Offspring of Empire: The Koch'Ang Kims and the Colonial Origins of Korean Capitalism, 1876-1945

Offspring of Empire: The Koch'Ang Kims and the Colonial Origins of Korean Capitalism, 1876-1945

Offspring of Empire: The Koch'Ang Kims and the Colonial Origins of Korean Capitalism, 1876-1945

Offspring of Empire: The Koch'Ang Kims and the Colonial Origins of Korean Capitalism, 1876-1945

Excerpt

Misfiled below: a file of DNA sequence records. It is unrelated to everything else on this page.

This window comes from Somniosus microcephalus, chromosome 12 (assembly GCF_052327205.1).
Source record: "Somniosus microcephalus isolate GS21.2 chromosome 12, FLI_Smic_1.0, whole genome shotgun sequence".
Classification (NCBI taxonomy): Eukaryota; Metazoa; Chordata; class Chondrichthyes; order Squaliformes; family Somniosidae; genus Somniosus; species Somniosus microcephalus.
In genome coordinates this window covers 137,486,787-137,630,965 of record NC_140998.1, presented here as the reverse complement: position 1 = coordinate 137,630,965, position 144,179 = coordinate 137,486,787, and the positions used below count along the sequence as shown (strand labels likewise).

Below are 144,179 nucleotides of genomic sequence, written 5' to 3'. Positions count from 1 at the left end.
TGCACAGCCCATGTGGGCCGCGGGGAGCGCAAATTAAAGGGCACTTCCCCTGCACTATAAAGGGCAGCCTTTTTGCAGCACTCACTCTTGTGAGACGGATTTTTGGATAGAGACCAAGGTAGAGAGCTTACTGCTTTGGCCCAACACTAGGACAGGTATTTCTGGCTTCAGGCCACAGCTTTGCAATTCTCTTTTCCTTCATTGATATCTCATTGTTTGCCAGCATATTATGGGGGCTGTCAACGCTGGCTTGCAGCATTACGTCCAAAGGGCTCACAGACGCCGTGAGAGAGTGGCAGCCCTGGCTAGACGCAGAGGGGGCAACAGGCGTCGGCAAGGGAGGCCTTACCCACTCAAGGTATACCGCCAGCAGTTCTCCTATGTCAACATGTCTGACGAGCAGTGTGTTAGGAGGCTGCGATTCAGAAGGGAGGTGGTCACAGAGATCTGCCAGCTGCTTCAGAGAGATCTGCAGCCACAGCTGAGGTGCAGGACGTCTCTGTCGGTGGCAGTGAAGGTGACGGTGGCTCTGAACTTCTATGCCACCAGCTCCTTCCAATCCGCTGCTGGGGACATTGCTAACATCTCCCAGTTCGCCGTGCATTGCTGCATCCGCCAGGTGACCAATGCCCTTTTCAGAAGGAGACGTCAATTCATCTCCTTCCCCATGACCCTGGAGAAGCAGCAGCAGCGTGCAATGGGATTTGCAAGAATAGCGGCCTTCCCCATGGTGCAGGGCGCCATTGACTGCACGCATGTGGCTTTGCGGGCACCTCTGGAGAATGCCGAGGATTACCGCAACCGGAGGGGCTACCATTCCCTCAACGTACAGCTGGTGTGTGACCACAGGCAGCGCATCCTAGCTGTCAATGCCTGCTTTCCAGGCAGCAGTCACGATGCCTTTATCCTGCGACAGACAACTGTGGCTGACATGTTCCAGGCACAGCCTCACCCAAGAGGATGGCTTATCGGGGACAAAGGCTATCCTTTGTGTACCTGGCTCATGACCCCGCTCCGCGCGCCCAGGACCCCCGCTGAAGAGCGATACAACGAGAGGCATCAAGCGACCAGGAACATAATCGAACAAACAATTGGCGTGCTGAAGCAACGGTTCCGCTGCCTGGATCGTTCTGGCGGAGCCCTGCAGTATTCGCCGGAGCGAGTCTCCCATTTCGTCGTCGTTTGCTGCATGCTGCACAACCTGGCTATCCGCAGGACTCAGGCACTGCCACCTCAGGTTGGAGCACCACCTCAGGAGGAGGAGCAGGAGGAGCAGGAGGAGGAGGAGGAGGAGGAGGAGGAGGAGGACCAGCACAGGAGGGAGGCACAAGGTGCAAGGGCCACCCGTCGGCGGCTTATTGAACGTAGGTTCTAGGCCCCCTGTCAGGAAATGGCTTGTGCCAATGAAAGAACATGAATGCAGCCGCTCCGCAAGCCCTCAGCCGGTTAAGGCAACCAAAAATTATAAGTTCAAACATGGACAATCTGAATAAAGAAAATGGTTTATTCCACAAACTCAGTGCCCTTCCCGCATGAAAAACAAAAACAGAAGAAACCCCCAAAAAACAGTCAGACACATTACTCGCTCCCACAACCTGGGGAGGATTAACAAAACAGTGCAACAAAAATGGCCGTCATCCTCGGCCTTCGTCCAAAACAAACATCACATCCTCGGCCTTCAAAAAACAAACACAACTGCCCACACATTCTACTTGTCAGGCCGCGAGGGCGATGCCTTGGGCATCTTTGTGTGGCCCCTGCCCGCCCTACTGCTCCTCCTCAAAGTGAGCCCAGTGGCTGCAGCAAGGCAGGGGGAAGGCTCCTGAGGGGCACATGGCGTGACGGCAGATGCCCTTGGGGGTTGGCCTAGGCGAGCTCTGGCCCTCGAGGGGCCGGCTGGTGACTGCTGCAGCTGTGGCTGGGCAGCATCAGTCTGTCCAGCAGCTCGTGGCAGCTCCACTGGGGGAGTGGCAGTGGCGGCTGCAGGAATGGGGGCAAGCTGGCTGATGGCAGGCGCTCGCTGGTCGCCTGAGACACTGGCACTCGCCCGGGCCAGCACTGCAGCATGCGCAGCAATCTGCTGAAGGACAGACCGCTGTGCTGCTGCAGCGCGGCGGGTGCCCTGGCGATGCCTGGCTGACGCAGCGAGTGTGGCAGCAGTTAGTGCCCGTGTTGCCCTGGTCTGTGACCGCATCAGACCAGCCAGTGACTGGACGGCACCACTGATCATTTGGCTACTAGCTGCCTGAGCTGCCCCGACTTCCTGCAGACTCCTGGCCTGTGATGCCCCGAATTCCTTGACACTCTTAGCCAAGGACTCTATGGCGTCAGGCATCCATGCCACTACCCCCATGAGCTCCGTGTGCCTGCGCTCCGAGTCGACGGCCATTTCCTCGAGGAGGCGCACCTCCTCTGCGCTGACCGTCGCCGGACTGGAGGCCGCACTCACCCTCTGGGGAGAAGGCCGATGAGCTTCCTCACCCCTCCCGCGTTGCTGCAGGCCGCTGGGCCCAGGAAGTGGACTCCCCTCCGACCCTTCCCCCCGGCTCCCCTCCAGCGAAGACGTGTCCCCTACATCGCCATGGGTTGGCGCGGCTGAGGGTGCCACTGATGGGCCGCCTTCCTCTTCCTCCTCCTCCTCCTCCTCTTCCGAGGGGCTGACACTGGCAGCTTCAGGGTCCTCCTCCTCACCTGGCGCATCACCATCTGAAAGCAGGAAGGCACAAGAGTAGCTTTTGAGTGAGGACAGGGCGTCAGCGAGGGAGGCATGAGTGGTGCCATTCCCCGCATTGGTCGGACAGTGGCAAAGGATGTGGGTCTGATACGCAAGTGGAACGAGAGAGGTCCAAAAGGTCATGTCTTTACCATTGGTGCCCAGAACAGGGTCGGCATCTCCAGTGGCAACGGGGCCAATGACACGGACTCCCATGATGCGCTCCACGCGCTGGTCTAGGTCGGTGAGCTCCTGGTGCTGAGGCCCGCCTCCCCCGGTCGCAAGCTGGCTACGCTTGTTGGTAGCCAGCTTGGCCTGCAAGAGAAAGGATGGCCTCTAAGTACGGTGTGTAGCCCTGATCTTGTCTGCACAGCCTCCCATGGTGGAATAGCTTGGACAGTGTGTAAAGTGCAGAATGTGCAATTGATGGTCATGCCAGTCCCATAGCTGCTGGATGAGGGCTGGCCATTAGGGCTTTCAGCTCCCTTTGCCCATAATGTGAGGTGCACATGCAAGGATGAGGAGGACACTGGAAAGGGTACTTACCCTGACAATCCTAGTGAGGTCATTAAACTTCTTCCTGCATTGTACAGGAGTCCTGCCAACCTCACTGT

South Korea's rise to global economic prominence in the last three decades is one of the great stories of our time and has captured the interest and imagination of scholars throughout the world. There is no need here to recite familiar statistics. Suffice it to say that we are confronted with an economic achievement so dramatic that it has become popularly known as the "Miracle on the Han" and even forced some of the less doctrinaire minds of the New Left to question their most basic ideas about capitalism and economic growth in the Third World. If Western observers once shrank from describing the "meanness" of Seoul, like the late nineteenth-century traveler and geographer Isabella Bird Bishop, they are now more likely to vie with one another in searching for new superlatives to depict the economic vitality and wealth of the old capital city and the country as a whole.

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